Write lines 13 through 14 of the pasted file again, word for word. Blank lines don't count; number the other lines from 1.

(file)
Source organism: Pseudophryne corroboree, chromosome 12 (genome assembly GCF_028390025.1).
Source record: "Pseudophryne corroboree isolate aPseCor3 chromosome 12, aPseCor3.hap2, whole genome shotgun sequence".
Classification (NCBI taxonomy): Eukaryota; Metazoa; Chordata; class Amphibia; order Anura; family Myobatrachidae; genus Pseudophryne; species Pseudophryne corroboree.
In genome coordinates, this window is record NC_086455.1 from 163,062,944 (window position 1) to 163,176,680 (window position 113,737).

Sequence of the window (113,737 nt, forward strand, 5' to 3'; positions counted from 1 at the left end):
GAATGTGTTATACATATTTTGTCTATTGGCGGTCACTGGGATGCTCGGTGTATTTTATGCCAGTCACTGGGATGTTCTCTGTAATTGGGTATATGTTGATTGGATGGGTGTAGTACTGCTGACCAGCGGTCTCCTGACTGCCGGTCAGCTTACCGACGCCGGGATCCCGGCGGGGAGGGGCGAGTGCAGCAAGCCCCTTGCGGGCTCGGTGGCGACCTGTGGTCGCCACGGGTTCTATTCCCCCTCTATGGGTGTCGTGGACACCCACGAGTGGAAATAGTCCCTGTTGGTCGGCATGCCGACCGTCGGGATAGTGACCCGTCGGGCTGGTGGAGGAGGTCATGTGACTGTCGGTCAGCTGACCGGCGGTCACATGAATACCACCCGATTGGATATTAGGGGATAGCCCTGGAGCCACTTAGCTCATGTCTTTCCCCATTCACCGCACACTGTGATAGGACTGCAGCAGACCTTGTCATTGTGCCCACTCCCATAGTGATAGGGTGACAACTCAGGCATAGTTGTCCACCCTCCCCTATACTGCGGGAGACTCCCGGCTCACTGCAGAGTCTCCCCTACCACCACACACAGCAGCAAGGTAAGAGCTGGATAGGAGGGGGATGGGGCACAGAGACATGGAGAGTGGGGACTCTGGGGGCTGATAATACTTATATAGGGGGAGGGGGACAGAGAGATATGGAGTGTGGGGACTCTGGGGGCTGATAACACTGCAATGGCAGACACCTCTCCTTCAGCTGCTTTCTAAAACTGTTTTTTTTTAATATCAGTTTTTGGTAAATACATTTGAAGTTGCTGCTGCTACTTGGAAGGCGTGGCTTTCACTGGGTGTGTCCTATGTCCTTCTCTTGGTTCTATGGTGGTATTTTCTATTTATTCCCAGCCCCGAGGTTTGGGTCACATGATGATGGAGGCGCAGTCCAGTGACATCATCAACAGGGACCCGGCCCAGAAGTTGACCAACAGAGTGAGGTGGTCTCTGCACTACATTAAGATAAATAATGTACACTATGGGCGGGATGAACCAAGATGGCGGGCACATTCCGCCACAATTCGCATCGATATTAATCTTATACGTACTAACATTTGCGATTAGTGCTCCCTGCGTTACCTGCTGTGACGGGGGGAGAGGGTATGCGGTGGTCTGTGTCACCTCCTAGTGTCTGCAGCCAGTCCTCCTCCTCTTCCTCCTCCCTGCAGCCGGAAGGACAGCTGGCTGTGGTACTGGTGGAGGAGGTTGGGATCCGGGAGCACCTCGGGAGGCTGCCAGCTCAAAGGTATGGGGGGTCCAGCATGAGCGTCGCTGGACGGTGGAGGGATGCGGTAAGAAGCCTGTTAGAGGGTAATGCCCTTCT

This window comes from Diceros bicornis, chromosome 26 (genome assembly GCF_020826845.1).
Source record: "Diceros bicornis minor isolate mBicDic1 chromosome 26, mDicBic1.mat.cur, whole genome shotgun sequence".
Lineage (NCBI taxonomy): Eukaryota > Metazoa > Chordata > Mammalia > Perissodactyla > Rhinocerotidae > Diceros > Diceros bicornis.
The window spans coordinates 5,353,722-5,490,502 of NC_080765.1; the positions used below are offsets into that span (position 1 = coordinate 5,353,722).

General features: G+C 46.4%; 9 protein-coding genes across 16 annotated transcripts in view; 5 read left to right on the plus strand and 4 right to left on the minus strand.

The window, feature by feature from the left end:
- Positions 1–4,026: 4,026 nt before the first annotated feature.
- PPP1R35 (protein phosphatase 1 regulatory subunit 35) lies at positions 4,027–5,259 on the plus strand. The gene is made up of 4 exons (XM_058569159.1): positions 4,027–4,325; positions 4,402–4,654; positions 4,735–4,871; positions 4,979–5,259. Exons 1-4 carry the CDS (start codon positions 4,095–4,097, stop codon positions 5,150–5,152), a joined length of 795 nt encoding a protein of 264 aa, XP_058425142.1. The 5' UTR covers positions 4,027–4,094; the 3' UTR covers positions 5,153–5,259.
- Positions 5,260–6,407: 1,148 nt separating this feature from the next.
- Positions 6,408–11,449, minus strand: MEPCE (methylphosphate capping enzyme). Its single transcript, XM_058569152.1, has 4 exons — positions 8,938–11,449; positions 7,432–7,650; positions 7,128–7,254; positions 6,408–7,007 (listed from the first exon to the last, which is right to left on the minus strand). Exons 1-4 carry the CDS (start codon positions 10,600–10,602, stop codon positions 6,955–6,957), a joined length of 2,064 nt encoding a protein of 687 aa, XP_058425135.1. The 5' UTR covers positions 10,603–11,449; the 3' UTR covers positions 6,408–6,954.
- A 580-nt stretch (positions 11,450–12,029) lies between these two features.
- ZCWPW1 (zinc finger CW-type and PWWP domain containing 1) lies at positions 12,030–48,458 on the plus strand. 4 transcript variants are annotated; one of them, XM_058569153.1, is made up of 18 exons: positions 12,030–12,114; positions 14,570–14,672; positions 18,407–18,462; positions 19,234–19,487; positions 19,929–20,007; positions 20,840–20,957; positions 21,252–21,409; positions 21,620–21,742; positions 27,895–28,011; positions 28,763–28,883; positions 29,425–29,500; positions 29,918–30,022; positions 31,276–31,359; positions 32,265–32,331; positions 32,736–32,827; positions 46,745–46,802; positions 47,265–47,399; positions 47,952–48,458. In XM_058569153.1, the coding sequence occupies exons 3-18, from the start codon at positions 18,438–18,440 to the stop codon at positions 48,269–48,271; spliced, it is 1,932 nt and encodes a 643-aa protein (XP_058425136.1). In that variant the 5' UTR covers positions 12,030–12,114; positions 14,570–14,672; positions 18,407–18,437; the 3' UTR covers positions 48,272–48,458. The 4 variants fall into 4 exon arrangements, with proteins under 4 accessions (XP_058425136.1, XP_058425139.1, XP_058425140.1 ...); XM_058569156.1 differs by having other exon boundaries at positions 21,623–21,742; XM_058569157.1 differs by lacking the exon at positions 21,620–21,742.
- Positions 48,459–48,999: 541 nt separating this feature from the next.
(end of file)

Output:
- Positions 1–4,026: 4,026 nt before the first annotated feature.
- PPP1R35 (protein phosphatase 1 regulatory subunit 35) lies at positions 4,027–5,259 on the plus strand. The gene is made up of 4 exons (XM_058569159.1): positions 4,027–4,325; positions 4,402–4,654; positions 4,735–4,871; positions 4,979–5,259. Exons 1-4 carry the CDS (start codon positions 4,095–4,097, stop codon positions 5,150–5,152), a joined length of 795 nt encoding a protein of 264 aa, XP_058425142.1. The 5' UTR covers positions 4,027–4,094; the 3' UTR covers positions 5,153–5,259.